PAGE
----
US economist Richard Thaler won the 2017 Nobel Economics Prize for his contributions in the field of behavioural economics, the Royal Swedish Academy of Sciences said on Monday.
"In total, Richard Thaler's contributions have built a bridge between the economic and psychological analyses of individual decision-making," the award-giving body said on announcing the 9 million Swedish crown ($1.1 million) prize.
"His empirical findings and theoretical insights have been instrumental in creating the new and rapidly expanding field of behavioural economics, which has had a profound impact on many areas of economic research and policy."
"By exploring the consequences of limited rationality, social preferences, and lack of self-control, he has shown how these human traits systematically affect individual decisions as well as market outcomes," the Nobel jury said in a statement.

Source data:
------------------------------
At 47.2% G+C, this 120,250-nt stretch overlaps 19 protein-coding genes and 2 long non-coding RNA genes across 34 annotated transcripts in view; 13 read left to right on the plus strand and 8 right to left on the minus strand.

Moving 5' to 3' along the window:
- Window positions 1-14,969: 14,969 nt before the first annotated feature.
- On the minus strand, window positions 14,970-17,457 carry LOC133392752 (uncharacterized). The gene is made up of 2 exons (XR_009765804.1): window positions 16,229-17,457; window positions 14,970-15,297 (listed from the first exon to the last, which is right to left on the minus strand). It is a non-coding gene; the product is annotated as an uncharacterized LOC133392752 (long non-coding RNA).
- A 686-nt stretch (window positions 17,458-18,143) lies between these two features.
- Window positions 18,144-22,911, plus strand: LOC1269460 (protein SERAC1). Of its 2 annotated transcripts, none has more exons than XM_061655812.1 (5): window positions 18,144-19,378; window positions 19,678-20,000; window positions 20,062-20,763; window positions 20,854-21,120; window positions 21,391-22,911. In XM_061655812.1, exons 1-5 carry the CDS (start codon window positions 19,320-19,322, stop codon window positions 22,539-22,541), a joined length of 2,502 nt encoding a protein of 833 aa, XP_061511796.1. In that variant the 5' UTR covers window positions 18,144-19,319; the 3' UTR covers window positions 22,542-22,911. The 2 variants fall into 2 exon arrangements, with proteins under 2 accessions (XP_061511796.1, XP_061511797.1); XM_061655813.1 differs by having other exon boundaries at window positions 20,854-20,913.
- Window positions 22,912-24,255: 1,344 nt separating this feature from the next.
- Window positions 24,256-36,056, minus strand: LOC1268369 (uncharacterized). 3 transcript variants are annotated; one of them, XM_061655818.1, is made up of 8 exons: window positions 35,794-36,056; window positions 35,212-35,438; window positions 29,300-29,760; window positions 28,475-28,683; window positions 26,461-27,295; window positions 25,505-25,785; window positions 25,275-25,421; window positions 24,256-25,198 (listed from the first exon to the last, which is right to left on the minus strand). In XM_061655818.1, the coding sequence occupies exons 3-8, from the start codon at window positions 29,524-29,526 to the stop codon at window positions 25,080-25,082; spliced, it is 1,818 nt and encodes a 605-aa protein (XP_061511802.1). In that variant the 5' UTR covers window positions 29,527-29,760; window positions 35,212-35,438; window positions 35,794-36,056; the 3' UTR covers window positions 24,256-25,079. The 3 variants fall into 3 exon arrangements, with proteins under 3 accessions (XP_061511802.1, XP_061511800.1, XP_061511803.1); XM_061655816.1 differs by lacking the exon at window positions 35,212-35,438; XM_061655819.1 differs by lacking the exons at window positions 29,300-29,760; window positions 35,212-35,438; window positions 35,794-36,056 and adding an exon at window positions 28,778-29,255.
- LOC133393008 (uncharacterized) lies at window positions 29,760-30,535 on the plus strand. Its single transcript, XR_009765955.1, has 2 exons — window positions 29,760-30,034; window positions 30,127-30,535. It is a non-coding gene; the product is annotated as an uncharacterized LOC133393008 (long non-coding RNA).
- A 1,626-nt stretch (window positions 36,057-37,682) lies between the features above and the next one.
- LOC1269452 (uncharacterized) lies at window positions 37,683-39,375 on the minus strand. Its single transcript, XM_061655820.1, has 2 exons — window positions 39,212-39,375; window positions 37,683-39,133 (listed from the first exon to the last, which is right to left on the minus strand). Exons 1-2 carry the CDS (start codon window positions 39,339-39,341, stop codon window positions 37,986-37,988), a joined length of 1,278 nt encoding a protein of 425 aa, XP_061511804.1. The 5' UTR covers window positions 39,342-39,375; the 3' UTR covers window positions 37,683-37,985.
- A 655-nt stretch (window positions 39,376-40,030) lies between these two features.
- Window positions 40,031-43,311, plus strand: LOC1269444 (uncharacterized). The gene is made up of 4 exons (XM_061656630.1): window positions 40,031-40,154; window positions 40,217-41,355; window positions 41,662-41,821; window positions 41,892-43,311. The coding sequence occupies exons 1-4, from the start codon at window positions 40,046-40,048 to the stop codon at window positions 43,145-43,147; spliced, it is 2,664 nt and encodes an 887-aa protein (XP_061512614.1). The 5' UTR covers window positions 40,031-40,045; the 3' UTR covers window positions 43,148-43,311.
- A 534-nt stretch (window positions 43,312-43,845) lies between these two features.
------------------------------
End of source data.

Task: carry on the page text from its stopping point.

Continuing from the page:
The economics prize, officially called the Sveriges Riksbank Prize in Economic Sciences in Memory of Alfred Nobel, was established in 1968. It was not part of the original group of awards set out in dynamite tycoon Nobel's 1895 will.
Who is Richard Thaler
Thaler is a member of the American Academy of Arts and Sciences, a Fellow of the American Finance Association and the Econometrics Society, and in 2015 served as the President of the American Economic Association.
Before joining the University of Chicago faculty in 1995 Thaler taught at the University of Rochester and Cornell as well as visiting stints at The University of British Columbia, the Sloan School of Management at MIT, the Russell Sage Foundation and the Center for Advanced Study in Behavioral Sciences at Stanford.
Originally from New Jersey, Thaler attended Case Western Reserve University where he received a bachelor's degree in 1967. Soon after, he attended the University of Rochester where he received a master's degree in 1970 and a PhD in 1974. He joined the Chicago Booth faculty in 1995.